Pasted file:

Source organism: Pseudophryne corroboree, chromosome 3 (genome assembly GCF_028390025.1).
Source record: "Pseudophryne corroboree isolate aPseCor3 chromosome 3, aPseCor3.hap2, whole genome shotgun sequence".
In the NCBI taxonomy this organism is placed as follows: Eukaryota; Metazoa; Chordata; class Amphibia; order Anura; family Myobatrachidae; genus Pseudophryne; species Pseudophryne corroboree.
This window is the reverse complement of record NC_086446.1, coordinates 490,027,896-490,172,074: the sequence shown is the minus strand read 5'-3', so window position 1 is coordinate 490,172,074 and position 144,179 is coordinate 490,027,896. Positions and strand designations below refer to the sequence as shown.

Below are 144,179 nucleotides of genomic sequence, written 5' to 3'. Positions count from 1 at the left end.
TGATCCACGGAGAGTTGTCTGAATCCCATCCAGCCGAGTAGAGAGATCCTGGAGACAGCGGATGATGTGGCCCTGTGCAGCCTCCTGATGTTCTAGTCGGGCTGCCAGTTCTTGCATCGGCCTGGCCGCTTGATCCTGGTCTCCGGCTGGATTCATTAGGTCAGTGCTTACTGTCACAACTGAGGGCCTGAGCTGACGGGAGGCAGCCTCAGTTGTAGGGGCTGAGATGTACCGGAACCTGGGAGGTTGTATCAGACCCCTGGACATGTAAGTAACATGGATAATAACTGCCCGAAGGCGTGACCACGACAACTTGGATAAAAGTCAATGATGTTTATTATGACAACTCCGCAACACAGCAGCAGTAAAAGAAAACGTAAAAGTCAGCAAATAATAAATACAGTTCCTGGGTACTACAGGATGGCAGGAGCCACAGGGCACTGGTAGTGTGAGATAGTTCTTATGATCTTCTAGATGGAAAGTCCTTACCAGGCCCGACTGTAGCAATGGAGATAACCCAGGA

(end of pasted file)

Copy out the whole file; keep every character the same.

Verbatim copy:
Source organism: Pseudophryne corroboree, chromosome 3 (genome assembly GCF_028390025.1).
Source record: "Pseudophryne corroboree isolate aPseCor3 chromosome 3, aPseCor3.hap2, whole genome shotgun sequence".
In the NCBI taxonomy this organism is placed as follows: Eukaryota; Metazoa; Chordata; class Amphibia; order Anura; family Myobatrachidae; genus Pseudophryne; species Pseudophryne corroboree.
This window is the reverse complement of record NC_086446.1, coordinates 490,027,896-490,172,074: the sequence shown is the minus strand read 5'-3', so window position 1 is coordinate 490,172,074 and position 144,179 is coordinate 490,027,896. Positions and strand designations below refer to the sequence as shown.

Below are 144,179 nucleotides of genomic sequence, written 5' to 3'. Positions count from 1 at the left end.
TGATCCACGGAGAGTTGTCTGAATCCCATCCAGCCGAGTAGAGAGATCCTGGAGACAGCGGATGATGTGGCCCTGTGCAGCCTCCTGATGTTCTAGTCGGGCTGCCAGTTCTTGCATCGGCCTGGCCGCTTGATCCTGGTCTCCGGCTGGATTCATTAGGTCAGTGCTTACTGTCACAACTGAGGGCCTGAGCTGACGGGAGGCAGCCTCAGTTGTAGGGGCTGAGATGTACCGGAACCTGGGAGGTTGTATCAGACCCCTGGACATGTAAGTAACATGGATAATAACTGCCCGAAGGCGTGACCACGACAACTTGGATAAAAGTCAATGATGTTTATTATGACAACTCCGCAACACAGCAGCAGTAAAAGAAAACGTAAAAGTCAGCAAATAATAAATACAGTTCCTGGGTACTACAGGATGGCAGGAGCCACAGGGCACTGGTAGTGTGAGATAGTTCTTATGATCTTCTAGATGGAAAGTCCTTACCAGGCCCGACTGTAGCAATGGAGATAACCCAGGA